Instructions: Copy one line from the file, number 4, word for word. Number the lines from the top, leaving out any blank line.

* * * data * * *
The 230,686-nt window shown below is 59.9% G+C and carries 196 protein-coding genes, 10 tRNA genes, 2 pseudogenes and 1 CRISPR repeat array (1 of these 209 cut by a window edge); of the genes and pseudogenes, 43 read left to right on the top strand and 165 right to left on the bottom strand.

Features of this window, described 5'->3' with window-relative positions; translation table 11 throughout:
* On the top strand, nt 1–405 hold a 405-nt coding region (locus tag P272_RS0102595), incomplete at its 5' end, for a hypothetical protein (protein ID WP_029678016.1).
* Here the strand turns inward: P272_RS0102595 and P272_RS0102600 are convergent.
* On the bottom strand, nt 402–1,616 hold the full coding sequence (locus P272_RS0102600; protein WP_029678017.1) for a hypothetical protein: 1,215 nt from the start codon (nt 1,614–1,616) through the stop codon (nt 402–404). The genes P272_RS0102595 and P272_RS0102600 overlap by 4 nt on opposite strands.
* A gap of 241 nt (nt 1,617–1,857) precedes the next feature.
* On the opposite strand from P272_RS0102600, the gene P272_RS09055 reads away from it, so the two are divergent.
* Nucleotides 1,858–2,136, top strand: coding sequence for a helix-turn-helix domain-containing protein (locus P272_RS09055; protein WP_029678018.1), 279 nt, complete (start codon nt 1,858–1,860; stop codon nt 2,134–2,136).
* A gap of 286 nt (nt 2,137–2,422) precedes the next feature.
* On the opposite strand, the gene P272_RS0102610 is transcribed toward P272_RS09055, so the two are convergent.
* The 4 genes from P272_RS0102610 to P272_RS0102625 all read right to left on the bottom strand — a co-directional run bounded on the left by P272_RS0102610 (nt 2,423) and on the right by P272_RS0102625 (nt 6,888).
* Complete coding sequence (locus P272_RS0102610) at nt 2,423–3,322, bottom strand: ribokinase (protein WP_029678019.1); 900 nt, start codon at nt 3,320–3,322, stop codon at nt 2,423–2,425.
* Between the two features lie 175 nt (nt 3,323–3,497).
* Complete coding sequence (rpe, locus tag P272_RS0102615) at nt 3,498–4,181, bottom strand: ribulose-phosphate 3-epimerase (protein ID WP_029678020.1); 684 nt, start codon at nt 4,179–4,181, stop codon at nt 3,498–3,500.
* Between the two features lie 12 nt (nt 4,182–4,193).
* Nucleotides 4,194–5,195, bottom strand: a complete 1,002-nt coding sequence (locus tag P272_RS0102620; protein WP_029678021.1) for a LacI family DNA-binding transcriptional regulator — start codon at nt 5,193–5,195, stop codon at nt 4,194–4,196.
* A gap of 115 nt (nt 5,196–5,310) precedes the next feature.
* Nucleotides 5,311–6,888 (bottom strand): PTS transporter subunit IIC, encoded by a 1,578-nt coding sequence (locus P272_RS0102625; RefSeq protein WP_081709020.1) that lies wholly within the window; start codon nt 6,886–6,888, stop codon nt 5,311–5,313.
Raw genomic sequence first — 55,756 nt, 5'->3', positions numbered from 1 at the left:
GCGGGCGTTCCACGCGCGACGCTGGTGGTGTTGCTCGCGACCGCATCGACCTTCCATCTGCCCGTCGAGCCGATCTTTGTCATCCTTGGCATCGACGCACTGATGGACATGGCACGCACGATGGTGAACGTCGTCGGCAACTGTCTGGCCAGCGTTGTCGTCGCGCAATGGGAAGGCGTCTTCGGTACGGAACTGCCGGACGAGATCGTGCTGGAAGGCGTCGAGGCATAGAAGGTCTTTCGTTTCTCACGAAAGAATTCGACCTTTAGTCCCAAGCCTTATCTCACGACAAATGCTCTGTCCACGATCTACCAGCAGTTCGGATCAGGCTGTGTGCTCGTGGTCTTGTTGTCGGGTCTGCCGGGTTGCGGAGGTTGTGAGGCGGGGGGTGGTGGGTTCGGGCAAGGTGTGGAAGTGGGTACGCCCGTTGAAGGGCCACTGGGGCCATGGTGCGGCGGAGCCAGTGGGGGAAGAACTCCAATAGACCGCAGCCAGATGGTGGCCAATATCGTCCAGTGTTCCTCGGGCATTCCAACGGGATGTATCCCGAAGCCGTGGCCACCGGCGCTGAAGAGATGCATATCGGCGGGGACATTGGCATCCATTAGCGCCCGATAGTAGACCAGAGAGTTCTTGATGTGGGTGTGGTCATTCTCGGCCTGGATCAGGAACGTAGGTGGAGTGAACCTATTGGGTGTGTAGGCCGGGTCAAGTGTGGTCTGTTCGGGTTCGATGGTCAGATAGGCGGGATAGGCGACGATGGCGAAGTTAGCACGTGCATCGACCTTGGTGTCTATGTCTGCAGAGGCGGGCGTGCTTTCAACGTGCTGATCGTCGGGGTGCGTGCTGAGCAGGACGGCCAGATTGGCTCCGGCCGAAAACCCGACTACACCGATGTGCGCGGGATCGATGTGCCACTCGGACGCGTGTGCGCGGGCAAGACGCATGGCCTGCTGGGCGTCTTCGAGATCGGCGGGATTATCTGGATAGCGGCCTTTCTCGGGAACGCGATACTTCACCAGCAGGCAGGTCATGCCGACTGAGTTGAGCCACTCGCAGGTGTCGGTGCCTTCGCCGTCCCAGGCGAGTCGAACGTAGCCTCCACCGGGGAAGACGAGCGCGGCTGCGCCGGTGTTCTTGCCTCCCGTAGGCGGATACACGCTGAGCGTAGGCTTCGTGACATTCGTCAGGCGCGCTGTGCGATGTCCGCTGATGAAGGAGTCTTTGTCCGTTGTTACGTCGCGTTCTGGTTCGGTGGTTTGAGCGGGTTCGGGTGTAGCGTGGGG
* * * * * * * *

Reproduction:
* Here the strand turns inward: P272_RS0102595 and P272_RS0102600 are convergent.